Minnesota AG obtains nearly $9M from CenturyLink for overcharging state's customers

Jan. 10, 2020
Settlement also requires CenturyLink "to implement significant billing reforms, including disclosing its true prices, honoring all prices and discounts it promised, and banning sham internet fees."

Minnesota Attorney General Keith Ellison on Jan. 8 announced that his office has obtained a settlement with global telecommunications company CenturyLink, the third-largest telecom company in America, that requires the company to pay $8.9 million for fraudulently overbilling Minnesota consumers.

The settlement's terms further require that CenturyLink must also fundamentally reform its billing practices, including by disclosing its true prices, honoring all prices and discounts it promised to consumers, and banning sham internet fees. It is also required to submit audits to the Attorney General’s office.

Attorney General Ellison urged CenturyLink customers in Minnesota who believe CenturyLink has overcharged them at any time from 2011 until today to complete a contact form on the Attorney General’s website as the first step in a reimbursement process.

“My job is to help Minnesotans afford their lives,” Attorney General Ellison said. "That means holding accountable companies that make that harder by breaking the law. CenturyLink broke the law by fraudulently overbilling hundreds of thousands of Minnesotans and illegally raising the price Minnesotans had to pay for the company’s service."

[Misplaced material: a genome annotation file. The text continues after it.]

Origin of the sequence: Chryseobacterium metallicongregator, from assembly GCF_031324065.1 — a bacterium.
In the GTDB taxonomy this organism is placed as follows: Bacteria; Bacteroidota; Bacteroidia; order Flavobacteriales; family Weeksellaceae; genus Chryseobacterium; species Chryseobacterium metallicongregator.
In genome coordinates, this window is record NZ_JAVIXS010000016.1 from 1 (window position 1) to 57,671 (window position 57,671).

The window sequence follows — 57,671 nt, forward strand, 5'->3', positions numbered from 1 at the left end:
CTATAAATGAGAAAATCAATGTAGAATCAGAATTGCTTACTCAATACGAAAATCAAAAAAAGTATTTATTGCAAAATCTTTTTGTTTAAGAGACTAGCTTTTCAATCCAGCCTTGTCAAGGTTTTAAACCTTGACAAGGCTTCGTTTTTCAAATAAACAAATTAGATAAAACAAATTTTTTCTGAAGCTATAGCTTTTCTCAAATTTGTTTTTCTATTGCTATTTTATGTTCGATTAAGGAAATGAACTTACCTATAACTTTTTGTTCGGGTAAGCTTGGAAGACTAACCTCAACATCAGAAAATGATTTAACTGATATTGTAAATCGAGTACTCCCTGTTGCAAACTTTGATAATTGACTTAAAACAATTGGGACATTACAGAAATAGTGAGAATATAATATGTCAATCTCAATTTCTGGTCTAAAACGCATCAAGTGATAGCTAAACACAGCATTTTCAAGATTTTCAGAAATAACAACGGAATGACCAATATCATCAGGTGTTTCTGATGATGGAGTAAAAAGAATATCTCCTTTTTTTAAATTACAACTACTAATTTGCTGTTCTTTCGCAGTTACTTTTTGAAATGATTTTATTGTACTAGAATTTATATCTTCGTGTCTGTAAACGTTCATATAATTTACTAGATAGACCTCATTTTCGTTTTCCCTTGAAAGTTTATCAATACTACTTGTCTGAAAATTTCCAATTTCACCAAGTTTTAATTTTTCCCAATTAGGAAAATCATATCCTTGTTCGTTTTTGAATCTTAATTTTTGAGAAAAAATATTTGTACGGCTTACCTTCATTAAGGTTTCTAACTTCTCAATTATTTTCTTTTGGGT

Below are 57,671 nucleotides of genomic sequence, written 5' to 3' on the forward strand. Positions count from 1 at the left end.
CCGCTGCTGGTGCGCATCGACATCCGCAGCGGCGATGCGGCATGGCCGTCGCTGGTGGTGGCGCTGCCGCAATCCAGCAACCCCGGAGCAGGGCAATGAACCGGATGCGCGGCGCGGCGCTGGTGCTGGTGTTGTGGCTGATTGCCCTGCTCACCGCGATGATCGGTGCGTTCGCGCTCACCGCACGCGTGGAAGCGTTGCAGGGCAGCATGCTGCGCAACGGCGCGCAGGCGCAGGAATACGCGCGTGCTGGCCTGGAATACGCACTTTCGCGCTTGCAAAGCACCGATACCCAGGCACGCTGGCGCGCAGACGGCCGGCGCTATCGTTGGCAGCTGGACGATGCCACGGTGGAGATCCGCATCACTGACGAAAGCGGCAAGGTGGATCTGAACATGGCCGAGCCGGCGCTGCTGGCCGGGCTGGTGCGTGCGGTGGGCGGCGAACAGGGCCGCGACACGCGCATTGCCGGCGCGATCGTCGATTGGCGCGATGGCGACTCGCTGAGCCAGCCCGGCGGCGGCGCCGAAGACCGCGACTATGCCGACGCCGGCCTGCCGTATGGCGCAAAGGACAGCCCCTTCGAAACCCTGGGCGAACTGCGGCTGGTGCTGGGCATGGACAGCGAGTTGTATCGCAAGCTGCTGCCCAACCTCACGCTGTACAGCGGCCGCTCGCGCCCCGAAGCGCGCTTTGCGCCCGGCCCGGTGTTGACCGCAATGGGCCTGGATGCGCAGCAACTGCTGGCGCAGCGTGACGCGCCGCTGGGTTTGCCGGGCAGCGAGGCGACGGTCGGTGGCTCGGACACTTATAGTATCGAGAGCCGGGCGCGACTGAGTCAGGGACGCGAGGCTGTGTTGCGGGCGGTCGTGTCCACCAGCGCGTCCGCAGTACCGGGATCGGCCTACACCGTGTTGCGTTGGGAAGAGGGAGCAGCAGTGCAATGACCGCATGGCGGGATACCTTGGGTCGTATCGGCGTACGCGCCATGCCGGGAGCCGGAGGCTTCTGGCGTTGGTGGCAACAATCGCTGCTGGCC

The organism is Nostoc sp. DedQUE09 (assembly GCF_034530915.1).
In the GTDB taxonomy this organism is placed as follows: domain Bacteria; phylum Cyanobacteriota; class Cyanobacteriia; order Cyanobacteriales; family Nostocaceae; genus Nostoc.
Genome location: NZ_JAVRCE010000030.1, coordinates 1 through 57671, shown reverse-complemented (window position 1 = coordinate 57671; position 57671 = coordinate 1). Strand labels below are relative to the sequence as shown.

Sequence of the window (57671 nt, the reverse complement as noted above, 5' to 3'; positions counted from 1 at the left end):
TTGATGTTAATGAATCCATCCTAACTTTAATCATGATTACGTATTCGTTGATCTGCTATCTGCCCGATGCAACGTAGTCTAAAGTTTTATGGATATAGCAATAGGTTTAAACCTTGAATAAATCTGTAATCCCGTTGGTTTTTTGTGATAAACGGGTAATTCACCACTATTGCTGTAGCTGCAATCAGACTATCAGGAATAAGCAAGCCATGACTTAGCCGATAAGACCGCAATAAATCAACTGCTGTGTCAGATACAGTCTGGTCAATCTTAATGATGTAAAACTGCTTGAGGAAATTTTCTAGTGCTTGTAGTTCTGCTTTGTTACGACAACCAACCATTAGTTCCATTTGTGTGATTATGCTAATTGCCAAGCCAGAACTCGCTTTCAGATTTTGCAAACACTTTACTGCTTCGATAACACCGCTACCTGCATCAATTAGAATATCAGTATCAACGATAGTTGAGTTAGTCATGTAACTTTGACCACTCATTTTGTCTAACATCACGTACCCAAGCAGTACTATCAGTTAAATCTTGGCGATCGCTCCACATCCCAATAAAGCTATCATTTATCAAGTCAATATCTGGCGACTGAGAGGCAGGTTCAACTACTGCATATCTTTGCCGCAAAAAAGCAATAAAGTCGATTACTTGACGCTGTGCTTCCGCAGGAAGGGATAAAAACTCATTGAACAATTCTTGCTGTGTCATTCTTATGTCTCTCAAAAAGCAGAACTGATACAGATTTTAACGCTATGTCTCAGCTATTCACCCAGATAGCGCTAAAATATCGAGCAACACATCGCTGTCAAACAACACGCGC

He continued, “There’s no amount of money that can fully reimburse every Minnesotan that CenturyLink defrauded for all the money they were overcharged and all the time they lost in trying to get CenturyLink to do the right thing in the first place. Even so, this settlement will put money back into the pockets of thousands of Minnesotans. Just as importantly, it requires CenturyLink to fundamentally reform its billing practices going forward, which should save all consumers money and heartache going forward."

“This case began because Minnesotans wouldn’t take CenturyLink’s ‘no’ for an answer and complained to my office,” Attorney General Ellison concluded. "Any Minnesotan who thinks CenturyLink has overcharged them at any time from 2011 on should contact my office as soon as possible to start the reimbursement process."

Terms of the settlement

The Consent Judgment filed in Anoka County District Court settles the consumer-protection lawsuit that the Attorney General’s office filed in July 2017. Specifically, the settlement requires CenturyLink to pay: "a total of $844,655 in refunds to 12,094 Minnesota consumers who were falsely promised a discount that they did not receive; and an additional $8,055,345, which the Attorney General will use to distribute further refunds to harmed consumers."